out of its
the library books
these things happen
You’re My Favorite
I asked him once to tell me “You’re my favorite.” In that instance, I was the favorite and I meant you as in me, like how he’d feel it. In hindsight, it felt weird to try and speak through his perspective back to him. To tell him who his favorite was, me, and to tell me it directly. He looked at me cockeyed and smiled. I could’ve left well enough alone because now he knew I wanted to be his favorite and that could just be that, settled. His smile should be enough assurance that I could blurt out a silly idea and he would stay quiet and not make a joke out of it.
But that is purely hindsight, looking back I’m far more logical than in the present. I got upset as I tend to when I get the impression I’m not being taken seriously. Even when what I said was a cute joke, which by virtue of being both cute and a joke, should really reinforce how not serious the request was. But even if someone had pulled me aside and informed me of how unnecessary the request was, stubbornly, I still would pursue hearing him say it.
I’m sorry, I’m kind of just that way. Apologetic before I’ve even done anything wrong. What I did didn’t merit humiliation either. I wasn’t sure what answer I expected because no matter what, unless his exact words were “You’re my favorite,” then I would take it personally. I would feel demeaned, I would feel like a cute joke.
I’ve been called cute and I hate it. It feels like being patted on the head. Cute is brushing a horse’s mane. Cute is finding your favorite color freeze pop on your tippy toes reaching into the box, tongue out like it helps, trying to sneak one before dinner. I don’t want to be cute, but I have to accept that I am. I’d much rather be sexy, but that’s simply not me. Sexy is all bedroom eyes and dirty talk and lace underwear. Sexy is loud, bordering obnoxious, fake orgasms. I can barely even get real orgasms, what would I base my fake ones on?
Maybe I’m scared I couldn’t be a favorite. I need to hear the tone in his voice, I need to know that it sounds genuine even if it’s not his real words. Not like he has to clear his throat first or that he has to tilt his head to the side. No nonverbal cues or body language besides an open embrace and using my words to articulate his passion for me. Which, to be fair, is not asking for much at all. As kids, our parents point to things and say “you know what that is, say it” and we just say it, excited to just know words and what they correlate to in reality. Why can’t he just say what I ask him to when I ask him to do it?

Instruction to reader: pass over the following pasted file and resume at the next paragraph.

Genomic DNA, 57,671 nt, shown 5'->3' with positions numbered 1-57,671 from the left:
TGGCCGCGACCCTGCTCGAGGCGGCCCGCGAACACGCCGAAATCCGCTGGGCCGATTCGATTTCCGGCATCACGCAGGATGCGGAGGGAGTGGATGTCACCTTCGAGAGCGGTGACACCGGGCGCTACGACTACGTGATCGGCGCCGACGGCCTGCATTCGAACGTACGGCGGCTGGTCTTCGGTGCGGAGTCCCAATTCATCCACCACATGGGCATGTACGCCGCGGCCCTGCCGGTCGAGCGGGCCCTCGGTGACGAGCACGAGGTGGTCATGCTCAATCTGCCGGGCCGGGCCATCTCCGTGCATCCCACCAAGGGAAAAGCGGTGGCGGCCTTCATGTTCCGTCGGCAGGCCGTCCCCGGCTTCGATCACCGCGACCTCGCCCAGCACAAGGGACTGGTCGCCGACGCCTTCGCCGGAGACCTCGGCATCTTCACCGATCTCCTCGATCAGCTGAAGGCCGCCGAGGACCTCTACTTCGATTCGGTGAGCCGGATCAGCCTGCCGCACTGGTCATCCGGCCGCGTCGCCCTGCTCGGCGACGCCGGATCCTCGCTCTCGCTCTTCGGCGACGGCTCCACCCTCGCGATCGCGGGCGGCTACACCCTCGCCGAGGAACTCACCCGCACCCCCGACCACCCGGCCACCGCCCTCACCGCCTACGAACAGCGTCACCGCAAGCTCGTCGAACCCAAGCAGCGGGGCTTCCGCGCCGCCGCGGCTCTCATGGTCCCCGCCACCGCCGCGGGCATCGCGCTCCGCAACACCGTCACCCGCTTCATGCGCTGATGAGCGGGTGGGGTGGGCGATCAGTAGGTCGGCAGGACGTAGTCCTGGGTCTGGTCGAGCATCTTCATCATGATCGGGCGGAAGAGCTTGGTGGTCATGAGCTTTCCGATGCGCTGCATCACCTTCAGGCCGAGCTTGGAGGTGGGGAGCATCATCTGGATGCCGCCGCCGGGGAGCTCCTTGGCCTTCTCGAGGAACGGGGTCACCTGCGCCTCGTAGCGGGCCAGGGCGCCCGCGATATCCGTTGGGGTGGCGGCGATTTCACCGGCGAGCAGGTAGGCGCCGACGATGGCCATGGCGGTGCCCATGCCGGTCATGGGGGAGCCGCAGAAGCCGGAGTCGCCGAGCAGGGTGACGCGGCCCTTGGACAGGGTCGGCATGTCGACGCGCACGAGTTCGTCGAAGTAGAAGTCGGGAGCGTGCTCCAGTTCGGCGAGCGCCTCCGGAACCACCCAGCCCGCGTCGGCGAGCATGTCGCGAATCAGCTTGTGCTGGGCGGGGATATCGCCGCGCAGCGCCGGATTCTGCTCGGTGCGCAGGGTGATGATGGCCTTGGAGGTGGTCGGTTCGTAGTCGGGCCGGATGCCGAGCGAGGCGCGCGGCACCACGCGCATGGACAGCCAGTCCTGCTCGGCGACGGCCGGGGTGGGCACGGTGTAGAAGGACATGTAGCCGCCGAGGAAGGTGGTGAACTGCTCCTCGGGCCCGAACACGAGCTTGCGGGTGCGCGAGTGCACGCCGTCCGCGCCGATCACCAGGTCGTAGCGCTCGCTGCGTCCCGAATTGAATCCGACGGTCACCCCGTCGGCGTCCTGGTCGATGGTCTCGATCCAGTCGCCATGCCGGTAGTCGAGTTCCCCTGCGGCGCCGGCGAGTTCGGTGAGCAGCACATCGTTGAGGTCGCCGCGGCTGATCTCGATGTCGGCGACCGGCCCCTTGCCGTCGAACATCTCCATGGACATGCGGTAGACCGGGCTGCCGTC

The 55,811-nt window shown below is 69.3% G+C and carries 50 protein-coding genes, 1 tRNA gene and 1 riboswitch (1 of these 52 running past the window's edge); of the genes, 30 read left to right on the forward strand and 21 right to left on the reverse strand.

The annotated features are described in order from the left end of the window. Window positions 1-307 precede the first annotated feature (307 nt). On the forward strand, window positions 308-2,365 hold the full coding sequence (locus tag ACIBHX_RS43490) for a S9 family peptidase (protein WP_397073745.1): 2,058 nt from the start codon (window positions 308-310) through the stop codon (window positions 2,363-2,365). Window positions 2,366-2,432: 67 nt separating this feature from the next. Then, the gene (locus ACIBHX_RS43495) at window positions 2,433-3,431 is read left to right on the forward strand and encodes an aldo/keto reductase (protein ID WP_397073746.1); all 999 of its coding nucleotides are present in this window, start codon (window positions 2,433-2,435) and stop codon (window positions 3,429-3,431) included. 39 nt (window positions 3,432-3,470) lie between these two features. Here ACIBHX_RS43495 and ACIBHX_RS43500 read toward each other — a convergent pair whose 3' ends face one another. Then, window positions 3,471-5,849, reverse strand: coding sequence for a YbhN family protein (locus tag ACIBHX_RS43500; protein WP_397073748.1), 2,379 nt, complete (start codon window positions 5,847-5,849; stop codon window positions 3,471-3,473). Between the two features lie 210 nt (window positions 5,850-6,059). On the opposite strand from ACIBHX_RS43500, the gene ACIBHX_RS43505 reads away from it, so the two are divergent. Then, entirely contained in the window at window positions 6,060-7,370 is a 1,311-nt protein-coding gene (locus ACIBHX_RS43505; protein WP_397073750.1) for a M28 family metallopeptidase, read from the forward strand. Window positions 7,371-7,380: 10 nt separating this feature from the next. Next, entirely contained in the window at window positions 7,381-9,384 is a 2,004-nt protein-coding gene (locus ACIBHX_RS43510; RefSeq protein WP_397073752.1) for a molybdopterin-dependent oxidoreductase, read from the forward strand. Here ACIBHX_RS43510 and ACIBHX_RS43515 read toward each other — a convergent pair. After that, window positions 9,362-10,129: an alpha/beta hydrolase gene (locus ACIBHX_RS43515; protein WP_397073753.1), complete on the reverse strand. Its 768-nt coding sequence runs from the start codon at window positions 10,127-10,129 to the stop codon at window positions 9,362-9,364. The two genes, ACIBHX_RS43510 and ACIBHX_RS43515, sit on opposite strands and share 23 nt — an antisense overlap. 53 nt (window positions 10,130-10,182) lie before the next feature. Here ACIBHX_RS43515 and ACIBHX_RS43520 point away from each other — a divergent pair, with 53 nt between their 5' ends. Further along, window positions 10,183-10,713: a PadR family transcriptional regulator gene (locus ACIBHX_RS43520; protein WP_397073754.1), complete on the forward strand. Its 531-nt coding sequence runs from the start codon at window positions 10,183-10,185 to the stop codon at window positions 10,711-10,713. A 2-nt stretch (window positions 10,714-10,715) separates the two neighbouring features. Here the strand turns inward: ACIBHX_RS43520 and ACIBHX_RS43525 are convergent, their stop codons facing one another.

I would not be a tyrant with this control over him. I wouldn’t dare impose upon his will. If he said how he felt about something, I wouldn’t demand “No! Say it another way, the opposite even.” I love who he is for what he is, all of it. I adore him.
He is my favorite.
But he just can’t do it. Maybe not even intentionally, maybe it’s unconscious. Which is still a little negligent, in all fairness, but that I can overlook. That’s not the part that bothers me. The reason why could be anything and I’d still love him, he’d still have my heart. The why could be anything at all and I would understand. But when it happens, it doesn’t matter why. It has happened. There is no going backwards, much less when going forward reminds you of that moment. That pivotal, painful experience that has become a defining colorization.
I’d wish that time together we went to a state fair ironically and both were surprised by the great time we’d had would’ve been a more significant memory because when I do recall it, I’m nearly knocked off my feet in the sudden euphoria it brings me. I want to swoon onto a fainting couch, dropping my handkerchief that he catches before it gets the ground and then me, with superhuman speed, before I land on the couch all alone. And he is there because he’s always by my side.
Recently I discovered a calendar in a thrift shop that had word of the day on it. It was missing pages and was from years prior. By the time the calendar would line up like this and be accurate, I’d have lost it or tossed it out in impatience. The word on it was “penultimate.” I hadn’t realized there was a word for being second to last and to this day, I still can’t comprehend a worse place to be.
liz vignali – two poems